The entire family (in-laws included) shows up at the pool, only to be greeted by a group of parents and kids standing outside a locked door. It turns out that the powers that be decided to cancel lessons over the Easter weekend and not bother to tell anyone. Macey, as you can imagine, was NOT pleased by the news that she would have to wait another week to get into the pool. It’s worth nothing that she wasn’t nearly as displeased as The Scientist, who was ready to tear someone’s head off.
We go back home, kill a little bit of time, then head off to the Easter egg hunt at our church. We did this last year, and it was about an hour of crafts which were met with poor to middling enthusiasm from the girls, followed 15 minutes of Bible lessons, follow by 15 minutes of screaming, running around looking for plastic eggs filled with candy. The last part, as you might imagine, was the best received.
The entire family (in-laws included) show up to the church, and it’s strangely quiet and empty. We ask a fellow parishioner who happens to be there and she says, “Oh, the Easter egg hunt was cancelled. No-one told you?” This is mostly our fault, being that we’ve been more than a little lackadaisical about our church attendance in the last, oh, year, and we hadn’t bothered to add the girls names to the sign-up sheet, assuming that two more among the droves that would be there wouldn’t make any difference.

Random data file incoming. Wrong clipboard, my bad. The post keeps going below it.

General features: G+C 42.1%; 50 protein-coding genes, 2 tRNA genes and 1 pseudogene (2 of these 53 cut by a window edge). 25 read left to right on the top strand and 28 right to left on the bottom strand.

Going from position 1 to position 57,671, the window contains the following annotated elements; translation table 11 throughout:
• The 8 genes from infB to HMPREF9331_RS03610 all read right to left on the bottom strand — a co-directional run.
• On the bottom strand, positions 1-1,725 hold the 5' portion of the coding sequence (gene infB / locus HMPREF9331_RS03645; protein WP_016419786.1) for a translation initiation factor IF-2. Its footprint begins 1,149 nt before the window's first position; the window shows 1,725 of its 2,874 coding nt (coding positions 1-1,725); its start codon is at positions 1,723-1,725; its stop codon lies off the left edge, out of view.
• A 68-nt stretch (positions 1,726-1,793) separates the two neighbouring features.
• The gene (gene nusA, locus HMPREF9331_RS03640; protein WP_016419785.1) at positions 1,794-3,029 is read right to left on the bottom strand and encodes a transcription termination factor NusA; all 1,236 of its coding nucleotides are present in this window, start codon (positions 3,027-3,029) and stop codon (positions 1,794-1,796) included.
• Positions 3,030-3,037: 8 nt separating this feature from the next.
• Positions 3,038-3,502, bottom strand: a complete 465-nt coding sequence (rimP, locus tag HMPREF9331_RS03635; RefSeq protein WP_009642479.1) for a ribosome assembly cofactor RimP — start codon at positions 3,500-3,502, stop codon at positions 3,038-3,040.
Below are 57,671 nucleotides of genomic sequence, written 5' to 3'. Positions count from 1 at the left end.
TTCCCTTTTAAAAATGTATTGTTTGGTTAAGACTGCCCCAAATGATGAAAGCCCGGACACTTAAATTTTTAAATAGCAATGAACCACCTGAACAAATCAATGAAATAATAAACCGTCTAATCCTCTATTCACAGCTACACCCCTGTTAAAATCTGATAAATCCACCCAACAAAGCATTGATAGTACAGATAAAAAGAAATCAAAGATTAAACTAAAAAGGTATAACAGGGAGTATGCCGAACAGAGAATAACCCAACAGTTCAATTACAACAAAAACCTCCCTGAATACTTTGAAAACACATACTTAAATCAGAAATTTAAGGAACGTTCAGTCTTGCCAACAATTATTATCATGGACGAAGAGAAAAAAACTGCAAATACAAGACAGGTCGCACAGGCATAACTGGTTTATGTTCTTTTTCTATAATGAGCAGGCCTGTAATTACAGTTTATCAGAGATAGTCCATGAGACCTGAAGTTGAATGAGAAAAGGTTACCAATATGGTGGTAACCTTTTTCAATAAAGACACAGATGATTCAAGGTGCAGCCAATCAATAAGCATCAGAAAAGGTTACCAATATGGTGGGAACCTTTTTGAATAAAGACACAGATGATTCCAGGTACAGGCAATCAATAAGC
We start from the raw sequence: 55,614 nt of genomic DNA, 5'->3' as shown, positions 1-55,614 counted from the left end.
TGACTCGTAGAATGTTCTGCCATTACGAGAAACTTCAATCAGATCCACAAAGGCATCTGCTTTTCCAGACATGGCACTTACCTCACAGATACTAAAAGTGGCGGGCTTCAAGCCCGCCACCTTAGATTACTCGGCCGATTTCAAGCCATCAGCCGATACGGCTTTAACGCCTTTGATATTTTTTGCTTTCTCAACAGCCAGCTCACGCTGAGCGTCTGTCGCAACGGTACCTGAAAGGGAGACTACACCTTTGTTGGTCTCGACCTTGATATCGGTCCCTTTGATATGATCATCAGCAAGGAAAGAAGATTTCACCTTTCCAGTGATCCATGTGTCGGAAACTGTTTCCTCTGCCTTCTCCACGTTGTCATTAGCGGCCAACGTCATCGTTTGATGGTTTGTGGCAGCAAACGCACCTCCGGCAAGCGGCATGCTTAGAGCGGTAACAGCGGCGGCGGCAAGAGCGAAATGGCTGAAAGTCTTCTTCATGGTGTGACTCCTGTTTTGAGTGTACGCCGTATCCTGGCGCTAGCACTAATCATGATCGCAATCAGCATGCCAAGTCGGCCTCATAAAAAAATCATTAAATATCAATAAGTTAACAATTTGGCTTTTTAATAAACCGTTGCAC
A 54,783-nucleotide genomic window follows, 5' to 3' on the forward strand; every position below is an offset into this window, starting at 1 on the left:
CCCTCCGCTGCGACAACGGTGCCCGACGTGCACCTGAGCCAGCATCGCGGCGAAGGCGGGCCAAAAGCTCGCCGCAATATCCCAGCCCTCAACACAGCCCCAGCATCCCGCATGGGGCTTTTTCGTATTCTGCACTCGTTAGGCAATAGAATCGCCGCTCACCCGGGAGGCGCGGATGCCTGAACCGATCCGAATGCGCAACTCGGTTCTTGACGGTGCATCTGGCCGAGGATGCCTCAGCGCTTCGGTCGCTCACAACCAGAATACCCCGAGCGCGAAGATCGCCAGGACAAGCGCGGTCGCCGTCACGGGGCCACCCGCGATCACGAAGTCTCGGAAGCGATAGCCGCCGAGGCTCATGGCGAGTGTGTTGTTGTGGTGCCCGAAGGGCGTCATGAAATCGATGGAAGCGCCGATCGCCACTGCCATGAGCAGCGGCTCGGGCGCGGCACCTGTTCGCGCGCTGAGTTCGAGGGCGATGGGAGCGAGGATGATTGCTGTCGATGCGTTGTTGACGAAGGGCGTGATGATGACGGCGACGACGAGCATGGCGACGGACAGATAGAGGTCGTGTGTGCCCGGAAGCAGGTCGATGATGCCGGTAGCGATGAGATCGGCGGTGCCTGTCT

So, for the second time in one day, the activity that our girls were really looking forward to was cancelled. They’re grumpy, my father-in-law is grumpy, and I’m maybe the grumpiest of all. I don’t like to see my kids disappointed, which sucks, and I didn’t get my nap, which sucks ever harder.
The Scientist and I do a quick huddle to figure out what to do next. We both feel like we owe the girls some sort of entertainment; to just slink home and plop them in front of the TV seems like a cop-out.
I suddenly remember that I saw the Easter Bunny at the mall last time I was there. So we pack up the entire family (in-laws included) and head off to the mall.
When we get there, there’s no Easter Bunny.